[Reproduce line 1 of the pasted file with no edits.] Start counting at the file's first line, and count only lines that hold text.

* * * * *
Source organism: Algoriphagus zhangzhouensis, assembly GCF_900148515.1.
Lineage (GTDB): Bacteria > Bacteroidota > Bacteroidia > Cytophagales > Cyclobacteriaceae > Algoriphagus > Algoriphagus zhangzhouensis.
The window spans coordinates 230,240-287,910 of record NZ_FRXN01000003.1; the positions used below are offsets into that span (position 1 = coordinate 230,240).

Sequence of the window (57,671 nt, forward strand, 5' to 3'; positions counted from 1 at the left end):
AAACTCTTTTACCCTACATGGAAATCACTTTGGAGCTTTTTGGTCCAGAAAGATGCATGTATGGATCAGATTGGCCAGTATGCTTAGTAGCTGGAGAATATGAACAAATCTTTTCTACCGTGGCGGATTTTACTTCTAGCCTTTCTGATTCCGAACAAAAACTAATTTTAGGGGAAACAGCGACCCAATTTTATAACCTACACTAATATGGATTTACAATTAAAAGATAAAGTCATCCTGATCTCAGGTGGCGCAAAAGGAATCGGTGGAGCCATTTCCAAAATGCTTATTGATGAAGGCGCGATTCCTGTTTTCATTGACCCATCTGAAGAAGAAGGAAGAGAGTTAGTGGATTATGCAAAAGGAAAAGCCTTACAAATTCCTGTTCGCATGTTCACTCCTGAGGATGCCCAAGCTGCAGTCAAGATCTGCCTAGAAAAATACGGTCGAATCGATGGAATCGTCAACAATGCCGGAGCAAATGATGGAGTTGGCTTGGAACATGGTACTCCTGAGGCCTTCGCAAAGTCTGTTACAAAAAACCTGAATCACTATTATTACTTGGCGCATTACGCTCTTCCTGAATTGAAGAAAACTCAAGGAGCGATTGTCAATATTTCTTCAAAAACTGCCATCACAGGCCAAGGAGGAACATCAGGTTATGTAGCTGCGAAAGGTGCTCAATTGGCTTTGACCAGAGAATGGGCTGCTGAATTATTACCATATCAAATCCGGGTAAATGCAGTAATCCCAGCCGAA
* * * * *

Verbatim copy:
Source organism: Algoriphagus zhangzhouensis, assembly GCF_900148515.1.